Thursday, February 3, 2011

You want the truth?

Having known many Germans and now being married to one, one thing I’ve learned is: never ask for one’s opinion if you’re not prepared for an honest and possibly blunt answer. 

It’s not that they’re being rude; actually it’s quite the opposite. You ask a question (e.g. What do you think of this outfit I just spend two hours putting together?) to which your German conversation partner will assume you’d like to hear the truth. Anything else would be illogical. So imagine your partner’s surprise when his honesty prompts a response of several indignant words, a couple of dismayed gestures and a good door slamming (of which Thomas may or may not have been the recent recipient of).

As weird as it sounds, this honesty thing took me a little while to get used to. But I’m finally learning to appreciate it (most of the time, that is). After all, who wants to be told they look awesome when they actually look like a color-blind hippo that got dressed in the dark? Which reminds me, never tell a German you like something or that something looks good if you don’t mean it. If your true feelings came out later, the damage caused by your little white lie would far out-weigh any good intentions you had.

On a related note, Germans also tend not to ask questions unless they care about the answer. But who asks questions for the sake of asking, you…um…ask? I submit for your review Exhibit A:


Wait that wasn’t exhibit A. That was just an incredibly awkward picture of a plush Penguin frolicking in the forest. Here’s Exhibit A:
A hastily and poorly drawn Exhibit A

 That's right...the supermarket.

When you hit the checkout counter in the U.S., the cashier will generally initiate a series of routine questions. How are you doing today? Did you find everything okay? Any plans for the weekend? You are of course expected to respond with something like: Good, and you? Yes. Nothing special. She doesn’t want to hear about the colonoscopy you just had, that you in fact do need help finding something, or a long-winded account of your weekend gardening strategy.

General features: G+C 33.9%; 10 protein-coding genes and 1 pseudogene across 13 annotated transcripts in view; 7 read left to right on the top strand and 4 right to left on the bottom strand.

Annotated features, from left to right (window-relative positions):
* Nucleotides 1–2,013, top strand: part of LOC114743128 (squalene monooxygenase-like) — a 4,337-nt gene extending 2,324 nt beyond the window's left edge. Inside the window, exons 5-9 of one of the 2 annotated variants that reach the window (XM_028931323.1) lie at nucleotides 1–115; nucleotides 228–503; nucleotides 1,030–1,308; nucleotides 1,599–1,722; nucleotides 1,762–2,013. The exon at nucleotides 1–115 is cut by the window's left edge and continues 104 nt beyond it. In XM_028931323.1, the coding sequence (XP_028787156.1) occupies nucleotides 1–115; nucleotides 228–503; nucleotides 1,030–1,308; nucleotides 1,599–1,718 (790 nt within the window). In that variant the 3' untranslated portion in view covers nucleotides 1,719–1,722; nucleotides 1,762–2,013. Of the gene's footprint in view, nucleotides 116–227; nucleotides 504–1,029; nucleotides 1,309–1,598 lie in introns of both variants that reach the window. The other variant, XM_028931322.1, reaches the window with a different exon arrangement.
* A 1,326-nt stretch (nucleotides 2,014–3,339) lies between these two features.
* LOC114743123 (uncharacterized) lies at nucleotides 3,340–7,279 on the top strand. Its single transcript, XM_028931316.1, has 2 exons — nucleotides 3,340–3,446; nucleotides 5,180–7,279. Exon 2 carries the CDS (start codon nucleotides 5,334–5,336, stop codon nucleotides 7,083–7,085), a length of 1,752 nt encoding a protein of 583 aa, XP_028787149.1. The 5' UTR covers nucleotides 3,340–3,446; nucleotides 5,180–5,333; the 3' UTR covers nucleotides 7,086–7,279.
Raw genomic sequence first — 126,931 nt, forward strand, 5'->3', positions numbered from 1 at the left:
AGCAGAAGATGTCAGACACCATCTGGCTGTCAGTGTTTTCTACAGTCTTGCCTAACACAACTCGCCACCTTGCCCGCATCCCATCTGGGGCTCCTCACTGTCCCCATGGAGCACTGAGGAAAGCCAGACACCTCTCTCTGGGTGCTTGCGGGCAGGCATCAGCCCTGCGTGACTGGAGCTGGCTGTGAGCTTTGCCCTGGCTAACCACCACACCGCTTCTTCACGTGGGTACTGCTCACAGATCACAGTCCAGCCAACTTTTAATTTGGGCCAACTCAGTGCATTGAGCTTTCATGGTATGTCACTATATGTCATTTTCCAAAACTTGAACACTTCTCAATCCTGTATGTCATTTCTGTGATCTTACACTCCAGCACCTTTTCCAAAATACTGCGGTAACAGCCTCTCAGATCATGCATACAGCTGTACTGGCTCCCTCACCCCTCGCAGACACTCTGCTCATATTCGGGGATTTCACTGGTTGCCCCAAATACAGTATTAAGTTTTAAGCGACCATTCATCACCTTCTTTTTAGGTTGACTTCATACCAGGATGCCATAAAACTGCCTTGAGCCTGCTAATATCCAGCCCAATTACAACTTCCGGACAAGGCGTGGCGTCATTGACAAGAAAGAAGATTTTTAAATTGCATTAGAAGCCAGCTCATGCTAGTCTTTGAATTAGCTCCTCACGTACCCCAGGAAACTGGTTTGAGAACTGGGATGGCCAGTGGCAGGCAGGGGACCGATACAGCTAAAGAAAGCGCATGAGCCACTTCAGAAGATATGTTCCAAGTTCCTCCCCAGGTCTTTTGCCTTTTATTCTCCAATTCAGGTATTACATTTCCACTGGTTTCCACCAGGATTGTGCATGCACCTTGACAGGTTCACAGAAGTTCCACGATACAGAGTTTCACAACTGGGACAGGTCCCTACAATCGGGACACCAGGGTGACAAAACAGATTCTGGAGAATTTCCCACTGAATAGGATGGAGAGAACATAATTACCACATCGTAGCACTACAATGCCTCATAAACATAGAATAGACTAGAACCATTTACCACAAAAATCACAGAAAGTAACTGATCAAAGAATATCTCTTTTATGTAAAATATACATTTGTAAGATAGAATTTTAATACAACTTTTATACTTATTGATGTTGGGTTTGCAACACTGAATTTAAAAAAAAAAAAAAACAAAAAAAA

In Germany, on the other hand, the cashier will acknowledge your existence with a simple Hallo or Grüß Gott (depending on the region). After that, the only sound you hear for awhile is beep, beep, beep as your items pass over the scanner. Then cashier’s voice resumes: €32.85 bitte. You hand over the money, she mutters how much change you get back, and then throws in a hasty Schönen Tag or Tschüß. And that’s it. No superficial small-talk, no fake smiles. Just another efficient transaction of food acquisition.

The story repeats in German clothing stores, book stores, postal offices, banks, etc. It’s no wonder many Americans perceive German salespeople as a bit cold. They just don’t share in our mentality that pseudo-friendless equals an improved customer experience (which is debatable conclusion in itself, I might add). On the other side, it’s no wonder that many Germans are turned off by chatterbox salespeople in the U.S. They’re just not used to someone “pestering” them as soon as they step foot in a store.